“The Cloud” has revolutionised the approach to enterprise IT in almost every industry; It provides the ability to harness essentially unlimited on-demand resources and services in a cost-effective, easy-to-manage and dynamically scalable way.
There are two models that are most commonly used to consume cloud-based services.
IaaS involves the provision of base infrastructure, primarily computational power and data storage. It enables organisations to “rent” IT capability as required, either instead of or in addition to, owning and maintaining an on-premises data centre.
SaaS is the provision of a complete encapsulated application or service, typically licensed per number of users. The SaaS provider hosts the software in a secure private cloud, allowing multiple users and entities secure access via a web browser to deliver a uniform experience across the board.
Both models offer a huge range of benefits for organisations that include, but are not limited to, the following areas.
Global Connectivity, Communication & Collaboration
Cloud-based technologies offer an unparalleled way to connect people, processes and partners across the supply chain network. By providing a single instance of an application with global accessibility, previously siloed operations across multiple sites can be integrated to provide a uniform experience across the entire business, with significantly increased visibility.
The flexible yet secure method of delivery also provides the opportunity to give external partners access to selected shared systems and information, increasing collaboration and efficiency across the supply chain network. This allows organisations to work together to focus on optimising the supply chain as a whole, rather than the individual parts.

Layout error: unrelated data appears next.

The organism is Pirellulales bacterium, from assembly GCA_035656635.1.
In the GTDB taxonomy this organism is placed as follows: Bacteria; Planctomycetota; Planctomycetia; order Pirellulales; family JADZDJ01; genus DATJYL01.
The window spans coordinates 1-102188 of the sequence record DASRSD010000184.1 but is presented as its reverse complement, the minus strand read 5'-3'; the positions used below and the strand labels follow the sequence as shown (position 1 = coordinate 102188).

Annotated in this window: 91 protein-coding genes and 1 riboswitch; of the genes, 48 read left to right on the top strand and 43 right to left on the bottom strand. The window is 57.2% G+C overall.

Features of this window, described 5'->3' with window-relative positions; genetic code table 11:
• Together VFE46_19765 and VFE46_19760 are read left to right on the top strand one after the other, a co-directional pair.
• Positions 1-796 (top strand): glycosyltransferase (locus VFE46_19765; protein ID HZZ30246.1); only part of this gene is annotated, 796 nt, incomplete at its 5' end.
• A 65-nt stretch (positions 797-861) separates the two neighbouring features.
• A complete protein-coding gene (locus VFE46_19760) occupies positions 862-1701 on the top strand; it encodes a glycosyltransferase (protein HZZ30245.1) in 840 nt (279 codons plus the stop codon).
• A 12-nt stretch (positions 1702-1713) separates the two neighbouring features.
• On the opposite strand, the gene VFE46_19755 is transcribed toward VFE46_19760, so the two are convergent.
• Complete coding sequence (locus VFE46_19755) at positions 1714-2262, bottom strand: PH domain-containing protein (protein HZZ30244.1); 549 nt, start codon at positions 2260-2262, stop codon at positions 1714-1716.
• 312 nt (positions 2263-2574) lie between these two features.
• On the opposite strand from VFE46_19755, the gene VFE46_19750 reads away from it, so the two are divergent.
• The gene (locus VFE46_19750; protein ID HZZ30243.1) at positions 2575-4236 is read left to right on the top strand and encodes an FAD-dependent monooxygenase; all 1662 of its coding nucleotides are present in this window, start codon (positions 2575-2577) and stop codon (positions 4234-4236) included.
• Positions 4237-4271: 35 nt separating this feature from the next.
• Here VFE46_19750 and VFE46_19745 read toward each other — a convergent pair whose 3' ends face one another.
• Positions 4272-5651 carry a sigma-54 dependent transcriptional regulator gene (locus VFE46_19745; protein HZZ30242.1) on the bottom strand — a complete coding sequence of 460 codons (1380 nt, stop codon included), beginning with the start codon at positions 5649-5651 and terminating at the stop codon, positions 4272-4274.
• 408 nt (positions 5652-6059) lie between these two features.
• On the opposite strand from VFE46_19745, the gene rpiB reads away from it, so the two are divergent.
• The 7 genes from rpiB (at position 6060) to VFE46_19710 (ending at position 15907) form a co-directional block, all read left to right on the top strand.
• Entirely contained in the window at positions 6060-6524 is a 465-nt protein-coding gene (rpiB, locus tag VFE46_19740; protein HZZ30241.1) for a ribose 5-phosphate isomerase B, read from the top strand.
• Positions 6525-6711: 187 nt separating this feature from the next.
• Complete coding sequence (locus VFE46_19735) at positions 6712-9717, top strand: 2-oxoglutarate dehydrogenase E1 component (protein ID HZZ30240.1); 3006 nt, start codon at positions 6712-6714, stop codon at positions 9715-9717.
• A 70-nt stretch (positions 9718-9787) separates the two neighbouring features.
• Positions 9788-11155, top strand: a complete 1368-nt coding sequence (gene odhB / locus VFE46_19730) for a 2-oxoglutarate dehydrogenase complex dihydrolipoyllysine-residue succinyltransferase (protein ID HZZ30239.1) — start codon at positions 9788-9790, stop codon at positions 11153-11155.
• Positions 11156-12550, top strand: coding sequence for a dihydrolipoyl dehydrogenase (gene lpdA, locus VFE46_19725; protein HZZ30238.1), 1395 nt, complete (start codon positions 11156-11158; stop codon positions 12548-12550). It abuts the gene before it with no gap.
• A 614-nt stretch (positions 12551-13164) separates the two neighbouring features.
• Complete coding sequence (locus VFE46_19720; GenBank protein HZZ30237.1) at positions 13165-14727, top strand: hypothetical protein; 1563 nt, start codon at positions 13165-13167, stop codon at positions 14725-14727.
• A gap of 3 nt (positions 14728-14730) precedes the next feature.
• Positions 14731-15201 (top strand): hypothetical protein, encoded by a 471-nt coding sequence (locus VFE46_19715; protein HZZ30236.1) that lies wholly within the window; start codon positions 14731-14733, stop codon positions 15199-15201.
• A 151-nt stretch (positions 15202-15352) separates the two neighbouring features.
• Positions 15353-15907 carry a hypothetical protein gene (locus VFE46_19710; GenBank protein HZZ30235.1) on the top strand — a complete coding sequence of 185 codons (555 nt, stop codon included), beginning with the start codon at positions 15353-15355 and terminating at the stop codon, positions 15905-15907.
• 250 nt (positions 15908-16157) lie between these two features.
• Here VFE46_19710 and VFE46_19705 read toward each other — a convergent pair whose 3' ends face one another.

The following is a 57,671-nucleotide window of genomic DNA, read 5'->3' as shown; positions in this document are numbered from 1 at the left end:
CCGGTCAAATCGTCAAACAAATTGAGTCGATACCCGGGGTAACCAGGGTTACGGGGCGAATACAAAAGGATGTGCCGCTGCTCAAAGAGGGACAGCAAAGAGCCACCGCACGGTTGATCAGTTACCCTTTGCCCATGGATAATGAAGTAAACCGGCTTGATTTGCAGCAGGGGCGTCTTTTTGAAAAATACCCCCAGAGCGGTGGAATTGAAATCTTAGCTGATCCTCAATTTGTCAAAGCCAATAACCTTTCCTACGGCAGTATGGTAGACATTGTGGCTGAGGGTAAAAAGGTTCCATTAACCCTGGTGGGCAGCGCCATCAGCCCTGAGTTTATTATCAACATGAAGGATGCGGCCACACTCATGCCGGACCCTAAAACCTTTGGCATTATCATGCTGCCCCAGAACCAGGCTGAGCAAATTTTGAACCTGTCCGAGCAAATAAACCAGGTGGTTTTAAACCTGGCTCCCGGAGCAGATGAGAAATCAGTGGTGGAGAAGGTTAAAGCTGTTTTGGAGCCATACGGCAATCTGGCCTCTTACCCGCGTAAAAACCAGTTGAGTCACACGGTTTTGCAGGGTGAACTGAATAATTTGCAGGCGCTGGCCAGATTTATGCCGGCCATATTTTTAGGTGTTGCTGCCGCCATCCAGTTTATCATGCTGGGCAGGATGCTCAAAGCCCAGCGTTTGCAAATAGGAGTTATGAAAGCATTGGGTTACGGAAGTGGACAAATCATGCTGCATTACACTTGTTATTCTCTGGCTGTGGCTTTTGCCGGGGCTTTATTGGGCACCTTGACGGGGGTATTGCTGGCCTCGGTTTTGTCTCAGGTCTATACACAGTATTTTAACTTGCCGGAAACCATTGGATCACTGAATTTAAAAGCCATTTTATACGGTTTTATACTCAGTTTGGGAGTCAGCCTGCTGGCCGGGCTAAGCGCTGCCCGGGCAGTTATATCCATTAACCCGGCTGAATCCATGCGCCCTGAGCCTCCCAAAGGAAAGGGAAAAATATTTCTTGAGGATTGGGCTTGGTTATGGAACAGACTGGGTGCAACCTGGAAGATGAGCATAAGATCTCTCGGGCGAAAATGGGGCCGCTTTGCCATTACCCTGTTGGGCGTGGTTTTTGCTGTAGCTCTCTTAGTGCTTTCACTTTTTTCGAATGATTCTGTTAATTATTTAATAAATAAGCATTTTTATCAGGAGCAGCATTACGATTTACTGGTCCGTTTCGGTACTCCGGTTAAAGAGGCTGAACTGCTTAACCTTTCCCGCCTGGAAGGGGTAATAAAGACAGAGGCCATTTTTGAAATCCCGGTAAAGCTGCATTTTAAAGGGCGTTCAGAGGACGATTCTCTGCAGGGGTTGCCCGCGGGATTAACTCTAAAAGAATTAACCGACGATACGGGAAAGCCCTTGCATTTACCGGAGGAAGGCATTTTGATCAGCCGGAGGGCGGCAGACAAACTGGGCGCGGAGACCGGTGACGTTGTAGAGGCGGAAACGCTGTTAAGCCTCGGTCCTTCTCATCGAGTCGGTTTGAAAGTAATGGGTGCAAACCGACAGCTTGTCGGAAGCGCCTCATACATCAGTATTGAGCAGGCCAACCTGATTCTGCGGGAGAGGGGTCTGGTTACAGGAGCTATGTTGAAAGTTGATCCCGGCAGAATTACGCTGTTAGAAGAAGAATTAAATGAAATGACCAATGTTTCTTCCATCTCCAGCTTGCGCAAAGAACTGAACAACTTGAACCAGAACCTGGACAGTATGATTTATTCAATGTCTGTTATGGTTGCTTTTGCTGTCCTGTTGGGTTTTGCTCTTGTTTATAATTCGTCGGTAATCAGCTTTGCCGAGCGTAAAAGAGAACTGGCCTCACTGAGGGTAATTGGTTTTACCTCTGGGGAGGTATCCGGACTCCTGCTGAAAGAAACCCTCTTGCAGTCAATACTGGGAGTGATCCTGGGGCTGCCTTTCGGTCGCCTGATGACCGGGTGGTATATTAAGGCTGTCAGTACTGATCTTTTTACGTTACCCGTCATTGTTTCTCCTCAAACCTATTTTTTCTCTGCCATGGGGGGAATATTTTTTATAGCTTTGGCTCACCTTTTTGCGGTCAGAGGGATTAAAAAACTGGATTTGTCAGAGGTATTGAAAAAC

Flexible, Scalable, On-Demand Infrastructure
On-premises infrastructure, particularly at enterprise scale, is often extremely rigid. As businesses grow organically, additional resources are generally bolted-on, rather than truly integrated. As they grow through mergers and acquisitions, the disparate hardware acquired can result in siloed operations and redundant equipment. Fluctuations in demand mean that at least some hardware usually sits idle and unused, waiting “just-in-case” demand rises.
The “pay-as-you-go” model of the cloud enables organisations to dynamically scale environments and resource availability up or down as required, to achieve the best balance of cost and performance. With nothing more than a credit card, virtual machine instances can be spun up in moments, or additional storage buckets can be made instantly accessible to the business.
Reducing the Total Cost of Ownership
Adopting cloud services can have a dramatic impact to business expenditure. Many companies are looking to leverage the cloud as a way to reduce the physical footprint of on-premises data centres and their associated costs. Aside from the huge upfront investment, the day-to-day running costs of a data centre – power, lighting, cooling, security, monitoring and maintenance, upgrades, etc – must be accounted for as well.
With both IaaS and SaaS models, these burdens are all shifted to the Cloud Service Provider (CSP), who will operate and maintain the equipment, ensuring the company has access to the latest and greatest technologies. Because CSPs typically provide these services on a “pay-as-you-go” basis, organisations will only pay for the resources they are actually using. This creates an extremely cost-effective solution that allows IT budgets to shift from large CAPEX models to predictable OPEX models.